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THE first head has rolled amid the unfolding Volkswagen Group diesel emissions test rigging scandal, with chairman and CEO Martin Winterkorn stepping down effective immediately.

Due to have his contract as CEO extended to 2018 this week having defeated former VW Group chairman Ferdinand Piech in a power struggle in April, Dr Winterkorn instead offered his resignation to provide the German giant with “a fresh start”.

Recommendations for Dr Winterkorn’s replacement and other personnel changes are scheduled for a meeting on Friday. European reports tip Porsche CEO Matthias Mueller as the man to take the top job.

In a statement issued overnight, Dr Winterkorn denied prior knowledge of wrongdoing, saying he was “stunned that misconduct on such a scale was possible in the Volkswagen Group”.

“As CEO I accept responsibility for the irregularities that have been found in diesel engines and have therefore requested the supervisory board to agree on terminating my function as CEO of the Volkswagen Group,” he said.

“I am doing this in the interests of the company even though I am not aware of any wrong doing on my part.”

A statement from the executive committee of Volkswagen AG’s supervisory board said it had “tremendous respect” for Dr Winterkorn’s taking responsibility for the scandal while acknowledging that he “had no knowledge of the manipulation of emissions data”.

It was also made clear that more heads will roll as internal investigations continue “at a high tempo”.

“The executive committee is expecting further personnel consequences in the next days,” says the statement. “All participants in these proceedings that has resulted in unmeasurable harm for Volkswagen, will be subject to the full consequences.”

These consequences include criminal proceedings in the United States. VW Group’ s executive committee said the company “will voluntarily submit a complaint to the State Prosecutors’ office in Brunswick. In the view of the executive committee criminal proceedings may be relevant due to the irregularities”.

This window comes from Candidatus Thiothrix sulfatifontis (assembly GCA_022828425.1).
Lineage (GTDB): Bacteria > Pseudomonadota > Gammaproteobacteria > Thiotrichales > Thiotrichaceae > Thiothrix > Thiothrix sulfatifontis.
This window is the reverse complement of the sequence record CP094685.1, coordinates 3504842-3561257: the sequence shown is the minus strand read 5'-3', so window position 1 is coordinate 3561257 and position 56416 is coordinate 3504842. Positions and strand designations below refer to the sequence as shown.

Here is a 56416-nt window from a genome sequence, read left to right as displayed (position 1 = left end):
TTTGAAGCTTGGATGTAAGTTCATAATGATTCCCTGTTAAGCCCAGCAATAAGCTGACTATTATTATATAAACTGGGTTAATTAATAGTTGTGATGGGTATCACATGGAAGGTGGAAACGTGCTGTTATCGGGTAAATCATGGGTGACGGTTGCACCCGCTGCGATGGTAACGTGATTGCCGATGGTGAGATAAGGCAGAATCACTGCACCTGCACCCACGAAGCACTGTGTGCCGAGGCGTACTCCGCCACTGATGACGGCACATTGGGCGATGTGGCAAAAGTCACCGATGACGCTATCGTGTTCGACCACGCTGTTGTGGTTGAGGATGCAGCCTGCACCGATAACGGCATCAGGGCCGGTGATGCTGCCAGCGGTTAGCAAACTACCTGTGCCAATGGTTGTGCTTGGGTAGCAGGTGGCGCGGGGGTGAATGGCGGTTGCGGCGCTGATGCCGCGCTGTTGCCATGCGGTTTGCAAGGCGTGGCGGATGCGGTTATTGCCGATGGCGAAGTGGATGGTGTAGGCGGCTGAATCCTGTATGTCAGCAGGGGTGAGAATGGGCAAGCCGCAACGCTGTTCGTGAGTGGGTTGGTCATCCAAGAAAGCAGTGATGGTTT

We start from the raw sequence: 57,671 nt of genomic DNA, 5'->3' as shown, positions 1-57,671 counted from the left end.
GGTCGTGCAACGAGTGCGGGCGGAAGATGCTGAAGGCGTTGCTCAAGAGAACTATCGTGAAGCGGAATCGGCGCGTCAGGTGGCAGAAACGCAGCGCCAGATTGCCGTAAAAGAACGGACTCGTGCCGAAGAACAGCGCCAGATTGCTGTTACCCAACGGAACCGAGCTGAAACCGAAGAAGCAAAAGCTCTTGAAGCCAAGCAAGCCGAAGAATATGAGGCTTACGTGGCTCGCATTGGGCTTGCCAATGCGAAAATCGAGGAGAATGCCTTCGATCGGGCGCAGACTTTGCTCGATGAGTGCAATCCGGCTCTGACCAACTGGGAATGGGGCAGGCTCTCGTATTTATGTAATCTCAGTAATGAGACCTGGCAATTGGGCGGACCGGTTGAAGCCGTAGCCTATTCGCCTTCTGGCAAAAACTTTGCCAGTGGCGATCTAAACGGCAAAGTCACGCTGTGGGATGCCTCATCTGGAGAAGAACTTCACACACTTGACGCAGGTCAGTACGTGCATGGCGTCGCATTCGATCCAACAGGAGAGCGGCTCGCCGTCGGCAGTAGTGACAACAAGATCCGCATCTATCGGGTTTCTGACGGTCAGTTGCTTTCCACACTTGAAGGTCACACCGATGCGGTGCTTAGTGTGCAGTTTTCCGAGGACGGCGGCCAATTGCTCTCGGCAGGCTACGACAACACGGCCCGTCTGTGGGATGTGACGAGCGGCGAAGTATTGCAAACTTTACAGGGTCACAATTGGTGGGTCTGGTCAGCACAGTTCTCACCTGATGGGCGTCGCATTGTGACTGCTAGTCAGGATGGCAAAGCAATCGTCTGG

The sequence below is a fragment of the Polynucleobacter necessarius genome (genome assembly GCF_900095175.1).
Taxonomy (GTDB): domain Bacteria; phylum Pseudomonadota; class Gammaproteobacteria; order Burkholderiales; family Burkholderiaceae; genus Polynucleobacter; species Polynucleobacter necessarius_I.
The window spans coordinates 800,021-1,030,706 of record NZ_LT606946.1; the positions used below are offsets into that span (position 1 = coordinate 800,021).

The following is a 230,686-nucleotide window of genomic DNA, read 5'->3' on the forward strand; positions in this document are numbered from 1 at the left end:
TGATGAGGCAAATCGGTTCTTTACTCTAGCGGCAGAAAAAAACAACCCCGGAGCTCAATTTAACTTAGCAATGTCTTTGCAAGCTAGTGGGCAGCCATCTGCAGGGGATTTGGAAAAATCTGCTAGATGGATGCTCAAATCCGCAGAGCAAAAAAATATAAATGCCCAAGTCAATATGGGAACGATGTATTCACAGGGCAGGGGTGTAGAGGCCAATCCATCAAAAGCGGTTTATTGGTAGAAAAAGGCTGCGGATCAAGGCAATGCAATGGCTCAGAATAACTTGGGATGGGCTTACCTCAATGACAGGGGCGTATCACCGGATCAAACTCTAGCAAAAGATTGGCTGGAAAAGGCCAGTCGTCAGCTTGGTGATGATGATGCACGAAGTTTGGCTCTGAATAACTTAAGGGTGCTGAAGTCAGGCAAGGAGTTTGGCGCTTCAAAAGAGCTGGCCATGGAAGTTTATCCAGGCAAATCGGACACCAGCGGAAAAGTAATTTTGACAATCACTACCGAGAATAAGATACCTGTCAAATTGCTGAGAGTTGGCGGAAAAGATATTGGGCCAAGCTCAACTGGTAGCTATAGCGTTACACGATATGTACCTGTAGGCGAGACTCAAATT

In his departing statement, Dr Winterkorn said he was “clearing the way for this fresh start with my resignation”.

“I have always been driven by my desire to serve this company, especially our customers and employees. Volkswagen has been, is and will always be my life.

“The process of clarification and transparency must continue. This is the only way to win back trust. I am convinced that the Volkswagen Group and its team will overcome this grave crisis.”

A special committee will be formed by the supervisory board to take “further clarifying steps” and “preparation of the necessary consequences”.

“The executive committee is aware that coming to terms with the crisis of trust will be a long term task that requires a high degree of consistency and thoroughness … We consider it our task that this company regains the trust of our customers in every respect.”

Following the discovery that 482,000 VW Group vehicles sold in the US only activated full emissions controls under laboratory test conditions and emitted much higher levels of harmful NOx (oxides of nitrogen) during normal use, the company admitted that 11 million vehicles worldwide were fitted with the same software cheat.

In addition to the maximum fine of $US37,500 ($A53,200) per offending vehicle plus looming criminal proceedings and class action litigation in the US, VW Group has set aside €6.5 billion ($A10.2b) “to cover the necessary service measures and other efforts to win back the trust of our customers”.

Thousands of Audi, Skoda and Volkswagen vehicles fitted with the EA189 engine at the centre of the scandal were sold in Australia but neither Audi Australia nor Volkswagen Group Australia yet have information about whether locally delivered vehicles are affected.

By Haitham Razagui

Wasn’t me: Departing VW Group chairman and CEO Martin Winterkorn denied any personal wrongdoing in the diesel emissions test cheating scandal.

Wasn’t me: Departing VW Group chairman and CEO Martin Winterkorn denied any personal wrongdoing in the diesel emissions test cheating scandal.